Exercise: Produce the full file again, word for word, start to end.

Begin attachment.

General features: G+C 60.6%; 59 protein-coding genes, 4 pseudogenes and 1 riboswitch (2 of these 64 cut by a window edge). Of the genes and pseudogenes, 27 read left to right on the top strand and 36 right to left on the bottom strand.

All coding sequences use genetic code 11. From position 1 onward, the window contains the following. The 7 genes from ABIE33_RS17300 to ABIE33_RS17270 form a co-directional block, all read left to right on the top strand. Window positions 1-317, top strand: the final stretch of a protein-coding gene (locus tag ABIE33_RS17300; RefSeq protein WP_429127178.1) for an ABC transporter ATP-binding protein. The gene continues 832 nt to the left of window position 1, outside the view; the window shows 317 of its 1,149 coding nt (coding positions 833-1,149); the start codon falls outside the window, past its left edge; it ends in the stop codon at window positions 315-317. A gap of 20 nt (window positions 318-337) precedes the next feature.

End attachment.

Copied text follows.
General features: G+C 60.6%; 59 protein-coding genes, 4 pseudogenes and 1 riboswitch (2 of these 64 cut by a window edge). Of the genes and pseudogenes, 27 read left to right on the top strand and 36 right to left on the bottom strand.

All coding sequences use genetic code 11. From position 1 onward, the window contains the following. The 7 genes from ABIE33_RS17300 to ABIE33_RS17270 form a co-directional block, all read left to right on the top strand. Window positions 1-317, top strand: the final stretch of a protein-coding gene (locus tag ABIE33_RS17300; RefSeq protein WP_429127178.1) for an ABC transporter ATP-binding protein. The gene continues 832 nt to the left of window position 1, outside the view; the window shows 317 of its 1,149 coding nt (coding positions 833-1,149); the start codon falls outside the window, past its left edge; it ends in the stop codon at window positions 315-317. A gap of 20 nt (window positions 318-337) precedes the next feature.